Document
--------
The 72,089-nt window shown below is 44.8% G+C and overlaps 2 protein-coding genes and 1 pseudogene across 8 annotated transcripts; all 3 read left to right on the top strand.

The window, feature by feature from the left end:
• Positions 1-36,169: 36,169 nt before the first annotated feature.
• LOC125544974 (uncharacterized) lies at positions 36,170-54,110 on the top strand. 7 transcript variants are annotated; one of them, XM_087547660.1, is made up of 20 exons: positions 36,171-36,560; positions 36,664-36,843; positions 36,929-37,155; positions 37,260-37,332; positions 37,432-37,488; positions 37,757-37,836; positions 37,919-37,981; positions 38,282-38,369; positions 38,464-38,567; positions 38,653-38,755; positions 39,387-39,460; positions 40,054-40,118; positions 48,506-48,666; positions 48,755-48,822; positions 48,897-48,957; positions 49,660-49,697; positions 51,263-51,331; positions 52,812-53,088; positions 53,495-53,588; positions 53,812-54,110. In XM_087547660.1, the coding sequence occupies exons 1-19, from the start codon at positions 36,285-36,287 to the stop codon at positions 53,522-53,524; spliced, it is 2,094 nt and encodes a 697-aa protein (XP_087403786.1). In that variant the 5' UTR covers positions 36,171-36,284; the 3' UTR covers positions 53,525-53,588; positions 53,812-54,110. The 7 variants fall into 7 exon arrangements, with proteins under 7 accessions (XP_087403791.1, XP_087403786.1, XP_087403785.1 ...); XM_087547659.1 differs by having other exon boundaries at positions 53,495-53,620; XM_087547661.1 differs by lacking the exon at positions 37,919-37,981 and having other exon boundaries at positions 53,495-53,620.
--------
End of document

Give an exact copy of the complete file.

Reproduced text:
The 72,089-nt window shown below is 44.8% G+C and overlaps 2 protein-coding genes and 1 pseudogene across 8 annotated transcripts; all 3 read left to right on the top strand.

The window, feature by feature from the left end:
• Positions 1-36,169: 36,169 nt before the first annotated feature.
• LOC125544974 (uncharacterized) lies at positions 36,170-54,110 on the top strand. 7 transcript variants are annotated; one of them, XM_087547660.1, is made up of 20 exons: positions 36,171-36,560; positions 36,664-36,843; positions 36,929-37,155; positions 37,260-37,332; positions 37,432-37,488; positions 37,757-37,836; positions 37,919-37,981; positions 38,282-38,369; positions 38,464-38,567; positions 38,653-38,755; positions 39,387-39,460; positions 40,054-40,118; positions 48,506-48,666; positions 48,755-48,822; positions 48,897-48,957; positions 49,660-49,697; positions 51,263-51,331; positions 52,812-53,088; positions 53,495-53,588; positions 53,812-54,110. In XM_087547660.1, the coding sequence occupies exons 1-19, from the start codon at positions 36,285-36,287 to the stop codon at positions 53,522-53,524; spliced, it is 2,094 nt and encodes a 697-aa protein (XP_087403786.1). In that variant the 5' UTR covers positions 36,171-36,284; the 3' UTR covers positions 53,525-53,588; positions 53,812-54,110. The 7 variants fall into 7 exon arrangements, with proteins under 7 accessions (XP_087403791.1, XP_087403786.1, XP_087403785.1 ...); XM_087547659.1 differs by having other exon boundaries at positions 53,495-53,620; XM_087547661.1 differs by lacking the exon at positions 37,919-37,981 and having other exon boundaries at positions 53,495-53,620.